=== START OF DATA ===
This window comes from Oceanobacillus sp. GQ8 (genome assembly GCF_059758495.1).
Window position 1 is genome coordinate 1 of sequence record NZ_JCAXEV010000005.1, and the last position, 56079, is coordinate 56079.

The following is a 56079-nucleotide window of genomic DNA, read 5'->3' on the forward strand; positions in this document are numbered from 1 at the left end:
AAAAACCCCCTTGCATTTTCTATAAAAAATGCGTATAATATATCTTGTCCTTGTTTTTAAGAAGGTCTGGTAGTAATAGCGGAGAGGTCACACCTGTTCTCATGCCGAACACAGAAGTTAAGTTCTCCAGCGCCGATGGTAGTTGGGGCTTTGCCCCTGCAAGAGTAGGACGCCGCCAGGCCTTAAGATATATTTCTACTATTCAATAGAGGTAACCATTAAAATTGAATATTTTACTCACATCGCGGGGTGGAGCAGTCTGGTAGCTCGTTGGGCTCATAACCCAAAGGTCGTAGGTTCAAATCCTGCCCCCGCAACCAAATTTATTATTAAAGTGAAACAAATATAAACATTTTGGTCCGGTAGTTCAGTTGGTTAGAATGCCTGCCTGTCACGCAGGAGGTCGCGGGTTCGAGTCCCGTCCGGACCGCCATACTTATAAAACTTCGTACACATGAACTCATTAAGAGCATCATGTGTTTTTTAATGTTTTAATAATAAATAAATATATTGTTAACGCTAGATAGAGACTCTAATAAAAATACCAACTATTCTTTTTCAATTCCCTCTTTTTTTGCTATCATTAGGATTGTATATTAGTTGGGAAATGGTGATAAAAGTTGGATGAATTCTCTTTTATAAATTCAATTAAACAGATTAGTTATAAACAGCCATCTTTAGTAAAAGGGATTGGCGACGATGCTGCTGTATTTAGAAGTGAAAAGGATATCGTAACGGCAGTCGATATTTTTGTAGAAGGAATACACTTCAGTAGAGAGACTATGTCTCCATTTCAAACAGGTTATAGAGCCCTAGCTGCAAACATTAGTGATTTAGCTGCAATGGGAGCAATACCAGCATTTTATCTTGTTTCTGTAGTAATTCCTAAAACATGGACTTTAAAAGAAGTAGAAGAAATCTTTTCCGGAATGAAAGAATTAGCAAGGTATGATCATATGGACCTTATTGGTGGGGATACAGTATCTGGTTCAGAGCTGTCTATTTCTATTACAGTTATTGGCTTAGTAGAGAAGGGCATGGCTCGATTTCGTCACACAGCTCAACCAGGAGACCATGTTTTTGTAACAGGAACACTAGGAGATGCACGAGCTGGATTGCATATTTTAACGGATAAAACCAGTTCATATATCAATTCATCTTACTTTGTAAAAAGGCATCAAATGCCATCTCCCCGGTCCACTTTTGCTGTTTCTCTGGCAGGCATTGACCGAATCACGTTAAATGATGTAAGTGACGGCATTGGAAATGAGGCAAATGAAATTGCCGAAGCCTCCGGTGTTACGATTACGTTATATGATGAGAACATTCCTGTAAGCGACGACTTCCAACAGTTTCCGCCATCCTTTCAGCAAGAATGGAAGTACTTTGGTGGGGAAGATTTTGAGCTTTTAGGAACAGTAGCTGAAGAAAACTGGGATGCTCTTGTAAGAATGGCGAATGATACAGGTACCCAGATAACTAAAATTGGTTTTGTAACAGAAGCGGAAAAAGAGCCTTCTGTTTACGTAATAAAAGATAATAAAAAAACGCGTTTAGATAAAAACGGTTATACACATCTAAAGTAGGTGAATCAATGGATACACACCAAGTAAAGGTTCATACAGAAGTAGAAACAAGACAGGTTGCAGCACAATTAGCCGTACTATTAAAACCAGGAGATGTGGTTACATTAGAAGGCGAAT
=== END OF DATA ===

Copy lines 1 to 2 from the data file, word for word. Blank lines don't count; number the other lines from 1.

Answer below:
This window comes from Oceanobacillus sp. GQ8 (genome assembly GCF_059758495.1).
Window position 1 is genome coordinate 1 of sequence record NZ_JCAXEV010000005.1, and the last position, 56079, is coordinate 56079.